The estimated earnings growth rate for Q4 2012 is 2.9% this week, unchanged from last week. During the week, downward revisions to estimates for companies in the Financials sector were mainly offset by the upward earnings surprise reported by Oracle. On September 30, the estimated earnings growth rate for the index was 9.2%. Seven of the ten sectors have recorded an decline in earnings growth over this time frame, led by Materials, Information Technology, and Financials sectors.
In the Financials sector, almost all of the decline in the earnings growth rate can be attributed to downward revisions to estimates for companies in one industry: Insurance. Excluding the Insurance industry, there has been little change in the estimated earnings growth rate for the sector since the start of the quarter.
In terms of preannouncements, 80 companies have issued negative EPS guidance for Q4 2012, while 30 companies has issued positive EPS guidance. Of the companies in the Information Technology sector that have provided EPS guidance for the quarter, an unusually high percentage (91%) have issued negative EPS guidance.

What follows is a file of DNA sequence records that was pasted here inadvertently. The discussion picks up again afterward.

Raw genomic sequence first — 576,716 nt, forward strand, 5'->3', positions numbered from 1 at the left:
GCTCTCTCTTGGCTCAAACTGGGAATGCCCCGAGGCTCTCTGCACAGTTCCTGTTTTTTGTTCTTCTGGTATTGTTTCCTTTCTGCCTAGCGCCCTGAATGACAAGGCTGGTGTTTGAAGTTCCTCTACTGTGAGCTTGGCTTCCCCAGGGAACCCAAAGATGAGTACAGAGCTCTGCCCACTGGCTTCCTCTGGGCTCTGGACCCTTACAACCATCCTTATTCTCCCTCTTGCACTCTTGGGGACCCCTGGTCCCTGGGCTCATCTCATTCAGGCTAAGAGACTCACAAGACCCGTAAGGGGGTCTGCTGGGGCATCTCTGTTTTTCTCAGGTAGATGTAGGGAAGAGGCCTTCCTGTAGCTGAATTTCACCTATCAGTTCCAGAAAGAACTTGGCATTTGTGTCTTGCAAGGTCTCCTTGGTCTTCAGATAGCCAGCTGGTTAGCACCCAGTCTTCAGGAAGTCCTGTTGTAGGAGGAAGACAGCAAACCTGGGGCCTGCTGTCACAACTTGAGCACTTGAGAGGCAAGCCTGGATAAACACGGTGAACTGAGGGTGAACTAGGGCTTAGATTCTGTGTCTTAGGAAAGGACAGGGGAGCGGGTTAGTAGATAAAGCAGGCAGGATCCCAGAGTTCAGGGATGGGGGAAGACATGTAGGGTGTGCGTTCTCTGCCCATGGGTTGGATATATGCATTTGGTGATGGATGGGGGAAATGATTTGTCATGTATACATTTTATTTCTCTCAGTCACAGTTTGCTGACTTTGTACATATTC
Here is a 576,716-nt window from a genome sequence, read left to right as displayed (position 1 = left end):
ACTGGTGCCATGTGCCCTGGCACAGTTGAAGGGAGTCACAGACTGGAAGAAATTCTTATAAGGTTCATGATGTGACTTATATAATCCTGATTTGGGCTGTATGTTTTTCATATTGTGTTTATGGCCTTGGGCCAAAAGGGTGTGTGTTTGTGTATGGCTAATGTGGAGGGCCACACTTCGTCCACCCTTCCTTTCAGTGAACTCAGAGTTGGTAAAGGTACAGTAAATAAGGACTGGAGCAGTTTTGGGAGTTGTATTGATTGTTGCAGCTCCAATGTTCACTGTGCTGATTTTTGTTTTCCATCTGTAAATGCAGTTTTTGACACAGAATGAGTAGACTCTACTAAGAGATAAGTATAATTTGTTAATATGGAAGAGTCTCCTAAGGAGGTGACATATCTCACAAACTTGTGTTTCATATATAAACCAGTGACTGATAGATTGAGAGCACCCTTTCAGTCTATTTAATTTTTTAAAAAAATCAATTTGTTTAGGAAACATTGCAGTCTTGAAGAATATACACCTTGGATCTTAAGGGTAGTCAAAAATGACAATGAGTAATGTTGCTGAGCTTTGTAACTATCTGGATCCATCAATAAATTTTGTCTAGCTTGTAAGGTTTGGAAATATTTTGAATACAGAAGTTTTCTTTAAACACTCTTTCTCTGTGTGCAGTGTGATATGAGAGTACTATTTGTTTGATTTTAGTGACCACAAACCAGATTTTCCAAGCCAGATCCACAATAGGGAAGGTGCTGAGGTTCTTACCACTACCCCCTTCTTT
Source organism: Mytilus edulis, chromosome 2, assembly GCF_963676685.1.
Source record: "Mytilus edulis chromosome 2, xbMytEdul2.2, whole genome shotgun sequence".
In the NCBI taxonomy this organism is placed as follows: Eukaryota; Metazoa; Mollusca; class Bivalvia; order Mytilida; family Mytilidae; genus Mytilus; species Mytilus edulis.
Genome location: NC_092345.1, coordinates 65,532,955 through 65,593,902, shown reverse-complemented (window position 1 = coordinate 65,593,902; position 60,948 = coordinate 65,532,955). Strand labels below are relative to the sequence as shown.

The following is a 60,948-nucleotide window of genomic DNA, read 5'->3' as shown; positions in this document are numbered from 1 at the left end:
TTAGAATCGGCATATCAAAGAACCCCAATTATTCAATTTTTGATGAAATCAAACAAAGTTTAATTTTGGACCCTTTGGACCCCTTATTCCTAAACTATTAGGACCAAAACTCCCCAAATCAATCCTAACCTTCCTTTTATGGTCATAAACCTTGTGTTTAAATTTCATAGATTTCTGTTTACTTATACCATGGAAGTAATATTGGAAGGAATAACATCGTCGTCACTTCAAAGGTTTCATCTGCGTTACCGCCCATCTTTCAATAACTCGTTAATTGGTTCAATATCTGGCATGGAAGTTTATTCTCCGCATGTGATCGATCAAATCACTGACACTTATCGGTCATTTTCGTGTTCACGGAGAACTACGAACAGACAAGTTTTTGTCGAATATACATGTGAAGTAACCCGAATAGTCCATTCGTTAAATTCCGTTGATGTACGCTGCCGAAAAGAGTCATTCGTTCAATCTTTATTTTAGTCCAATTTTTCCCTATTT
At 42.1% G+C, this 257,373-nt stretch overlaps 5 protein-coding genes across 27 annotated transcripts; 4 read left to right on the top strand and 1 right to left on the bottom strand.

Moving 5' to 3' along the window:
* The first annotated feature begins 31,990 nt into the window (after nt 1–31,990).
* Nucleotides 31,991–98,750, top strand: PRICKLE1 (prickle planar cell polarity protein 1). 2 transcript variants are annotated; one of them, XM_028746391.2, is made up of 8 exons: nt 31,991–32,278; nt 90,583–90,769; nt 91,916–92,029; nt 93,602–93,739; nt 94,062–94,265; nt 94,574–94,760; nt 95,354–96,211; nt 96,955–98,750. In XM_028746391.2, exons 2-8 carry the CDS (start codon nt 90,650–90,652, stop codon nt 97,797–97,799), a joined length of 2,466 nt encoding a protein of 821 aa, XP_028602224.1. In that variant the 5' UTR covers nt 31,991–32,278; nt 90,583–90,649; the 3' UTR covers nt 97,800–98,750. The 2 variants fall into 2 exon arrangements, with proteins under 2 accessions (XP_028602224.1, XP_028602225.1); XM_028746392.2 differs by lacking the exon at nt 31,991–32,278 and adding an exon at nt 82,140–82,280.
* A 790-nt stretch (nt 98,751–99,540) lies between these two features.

Despite the reductions in estimates, analysts are still calling for a return to earnings growth in Q4 (2.9%) after a decline in Q3 (-0.9%). Seven of the ten sectors are projected to report earnings growth for the quarter, led by the Financials sector (16.5%) sector. On the other hand, the Industrials (-4.5%) and Information Technology (-2.4%) sectors are predicted to have the weakest earnings growth. In the Information Technology sector, Apple is predicted to report a year-over-year decline in EPS for the first time in over nine years. The current revenue growth rate for the index for Q4 is 2.2%, below an expectation of 2.7% growth at the start of the quarter. Slower economic growth in Europe and emerging markets countries (China) and less favorable foreign-exchange rates are expected to have a negative impact on both top-line and bottom-line growth for many multi-national companies in the index in the quarter. In addition, some companies have cited the damage caused by Hurricane Sandy and the tax policy uncertainty caused by the “fiscal cliff” as impediments to earnings and sales growth for the quarter as well. However, most companies that have commented on the “fiscal cliff” to date in their Q4 earnings conference calls have stated they’re either seeing little impact so far or are assuming a deal will be reached soon and are not factoring the impact into their earnings guidance for future quarters.